from random import choice


def countWinners(*args):
    return sum(bool(x) for x in args)


deck = []
for a in ['H', 'D', 'C', 'S']:
    for b in xrange(1, 14):
        deck.append((a, b))


results = {'C': 0, 'D': 0, 'E': 0, 'F': 0, 'Nobody': 0}
games = 1000000
for i in xrange(games):
    C = set()
    D = [0, 0]
    E = {1: 0, 3: 0, 5: 0, 7: 0, 9: 0, 11: 0, 13: 0}
    F = {'R': 0, 'B': 0}

    cards = deck[:]
    cardcount = 0
    if i % 1000 == 0:
            print 1.0*i/games
    while len(C) < 13 and D[1] < 6 and all(x < 4 for x in E.itervalues()) and any(y < 12 for y in F.itervalues()) and cardcount < 29:
        card = choice(cards)
        cards.remove(card)
        cardcount += 1

        C.add(card[1])

        if card[0] in ('C', 'S'):
            if D[0] == 0:
                D[1] += 1
            else:
                D[0] = 0
                D[1] = 1
        if card[0] in ('H', 'D'):
            if D[0] == 1:
                D[1] += 1
            else:
                D[0] = 1
                D[1] = 1

        if card[1] % 2 == 1:
            E[card[1]] += 1

        if card[0] in ('C', 'S'):
            F['B'] += 1
        else:
            F['R'] += 1

    if cardcount == 29:
        results['Nobody'] += 2
    else:
        if countWinners(len(C) == 13, D[1] >= 6, any(x == 4 for x in E.itervalues()), all(y >= 12 for y in F.itervalues())) >= 2:
            results['D'] += 1
            results['E'] += 1
        else:
            if len(C) == 13:
                results['C'] += 2
            if D[1] == 6:
                results['D'] += 2
            if any(x == 4 for x in E.itervalues()):
                results['E'] += 2
            if all(y >= 12 for y in F.itervalues()):
                results['F'] += 2
for player in results.keys():
    print player, 1.0*results[player]/2/games

It may be not quite clear, but it seems to work. The interesting thing is that the output is this:

C 0.2471
Nobody 0.0186
E 0.242735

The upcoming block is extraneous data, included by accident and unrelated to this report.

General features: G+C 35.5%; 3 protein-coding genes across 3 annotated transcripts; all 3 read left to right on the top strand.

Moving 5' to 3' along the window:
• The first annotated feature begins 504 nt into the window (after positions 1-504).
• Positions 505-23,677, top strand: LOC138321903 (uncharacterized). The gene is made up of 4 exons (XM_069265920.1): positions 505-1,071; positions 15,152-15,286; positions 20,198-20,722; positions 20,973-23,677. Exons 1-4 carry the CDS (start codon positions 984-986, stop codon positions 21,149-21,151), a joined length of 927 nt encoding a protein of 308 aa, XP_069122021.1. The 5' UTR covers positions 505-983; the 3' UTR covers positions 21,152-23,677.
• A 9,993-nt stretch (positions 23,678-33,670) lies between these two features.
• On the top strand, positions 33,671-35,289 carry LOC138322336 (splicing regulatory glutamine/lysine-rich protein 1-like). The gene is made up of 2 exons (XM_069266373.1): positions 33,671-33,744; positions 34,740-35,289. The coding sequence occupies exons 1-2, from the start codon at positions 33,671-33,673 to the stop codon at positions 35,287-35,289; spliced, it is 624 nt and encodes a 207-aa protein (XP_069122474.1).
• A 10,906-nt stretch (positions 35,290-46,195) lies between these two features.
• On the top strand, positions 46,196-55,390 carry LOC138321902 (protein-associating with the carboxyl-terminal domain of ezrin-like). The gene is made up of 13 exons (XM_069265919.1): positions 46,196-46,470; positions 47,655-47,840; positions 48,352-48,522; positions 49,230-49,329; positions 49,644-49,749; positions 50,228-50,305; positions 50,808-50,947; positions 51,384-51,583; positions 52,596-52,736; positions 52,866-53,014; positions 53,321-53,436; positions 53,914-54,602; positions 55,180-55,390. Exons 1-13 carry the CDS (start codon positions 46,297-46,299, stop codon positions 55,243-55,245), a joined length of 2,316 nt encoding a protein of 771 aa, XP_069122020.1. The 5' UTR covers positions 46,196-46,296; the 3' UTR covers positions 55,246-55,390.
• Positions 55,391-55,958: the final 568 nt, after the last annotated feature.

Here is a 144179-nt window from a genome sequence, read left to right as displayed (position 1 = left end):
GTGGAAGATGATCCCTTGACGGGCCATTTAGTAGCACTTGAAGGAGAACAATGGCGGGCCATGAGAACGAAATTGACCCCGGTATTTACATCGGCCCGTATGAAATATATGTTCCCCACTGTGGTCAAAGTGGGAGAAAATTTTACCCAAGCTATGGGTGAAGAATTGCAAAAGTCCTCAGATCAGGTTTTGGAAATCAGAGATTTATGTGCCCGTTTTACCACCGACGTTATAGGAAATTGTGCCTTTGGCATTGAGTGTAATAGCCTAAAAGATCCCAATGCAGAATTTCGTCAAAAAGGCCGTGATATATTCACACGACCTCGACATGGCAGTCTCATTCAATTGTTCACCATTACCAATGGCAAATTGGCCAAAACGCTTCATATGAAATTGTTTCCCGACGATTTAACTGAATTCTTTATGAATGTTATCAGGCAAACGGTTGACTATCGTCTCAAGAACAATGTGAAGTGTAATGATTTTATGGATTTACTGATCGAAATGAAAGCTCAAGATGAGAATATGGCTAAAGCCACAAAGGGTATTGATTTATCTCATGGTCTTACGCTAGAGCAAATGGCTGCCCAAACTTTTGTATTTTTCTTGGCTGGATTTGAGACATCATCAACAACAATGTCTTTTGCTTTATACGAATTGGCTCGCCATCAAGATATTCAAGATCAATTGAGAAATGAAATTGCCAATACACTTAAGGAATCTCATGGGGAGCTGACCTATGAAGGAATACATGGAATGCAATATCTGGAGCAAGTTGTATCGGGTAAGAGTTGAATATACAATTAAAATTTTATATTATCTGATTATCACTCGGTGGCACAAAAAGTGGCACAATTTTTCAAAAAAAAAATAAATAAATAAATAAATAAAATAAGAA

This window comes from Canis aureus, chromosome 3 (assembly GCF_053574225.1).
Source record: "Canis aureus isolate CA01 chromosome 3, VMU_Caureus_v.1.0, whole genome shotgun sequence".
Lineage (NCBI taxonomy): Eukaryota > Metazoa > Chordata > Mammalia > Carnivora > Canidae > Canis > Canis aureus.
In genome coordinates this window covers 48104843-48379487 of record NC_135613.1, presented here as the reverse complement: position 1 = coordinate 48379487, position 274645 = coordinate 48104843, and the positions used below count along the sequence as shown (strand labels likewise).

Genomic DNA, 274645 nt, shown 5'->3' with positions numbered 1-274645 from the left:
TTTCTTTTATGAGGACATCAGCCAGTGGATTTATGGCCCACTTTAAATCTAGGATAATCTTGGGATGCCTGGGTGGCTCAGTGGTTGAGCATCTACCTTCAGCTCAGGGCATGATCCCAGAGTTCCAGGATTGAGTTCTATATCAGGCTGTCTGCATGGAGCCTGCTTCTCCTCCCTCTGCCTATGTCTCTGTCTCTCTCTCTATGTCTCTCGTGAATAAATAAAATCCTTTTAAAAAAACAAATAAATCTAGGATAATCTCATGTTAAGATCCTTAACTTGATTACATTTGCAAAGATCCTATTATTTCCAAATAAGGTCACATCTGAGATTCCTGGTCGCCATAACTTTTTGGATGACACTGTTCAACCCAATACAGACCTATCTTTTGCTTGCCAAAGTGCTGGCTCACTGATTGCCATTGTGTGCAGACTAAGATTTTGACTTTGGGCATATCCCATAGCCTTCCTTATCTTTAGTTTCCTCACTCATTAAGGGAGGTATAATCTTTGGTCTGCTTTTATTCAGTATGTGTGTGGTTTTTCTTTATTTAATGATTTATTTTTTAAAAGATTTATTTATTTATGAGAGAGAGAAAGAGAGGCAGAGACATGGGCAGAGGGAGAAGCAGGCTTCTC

D 0.244535
F 0.24703

Each player wins in about 24.5% of all games! That looks quite suspicious, I must admit, but I couldn't find any bugs that I didn't fix.

UPD. After running 10.000.000 simulations the results are

C 0.2470487
Nobody 0.0184092
E 0.2423495
D 0.2435982
F 0.2485944

UPD2. 61 millions in:

C 0.247020145161
Nobody 0.0184576290323
E 0.242251653226
D 0.243597201613
F 0.248673354839

UPD3. After 130 millions the probabilities are more or less stable around

C 0.2469661
Nobody 0.0184452
E 0.2423032
D 0.2435659
F 0.2487196

I'm stopping simulations because some much, much faster solutions were added and their results seem to be consistent with the ones I've got

$\endgroup$
  • $\begingroup$ Wow interesting. How long did the 1 million iterations take to run? If a reasonable amount of time, perhaps try 10 million because it seems C and F are "neck and neck". Solving this problem thru simulation relies on a good random number generator and lots of iterations. For example, if you only ran 1000 iterations, the winner might not be C like here. It seems odd and somewhat unpredictable that the "odds are even" when each of the 4 players has much different winning conditions ranging from only 4 cards min needed to as many as 24 cards min needed. Try 1000 and 10,000,000 please if you can $\endgroup$ – David James May 4 '15 at 13:58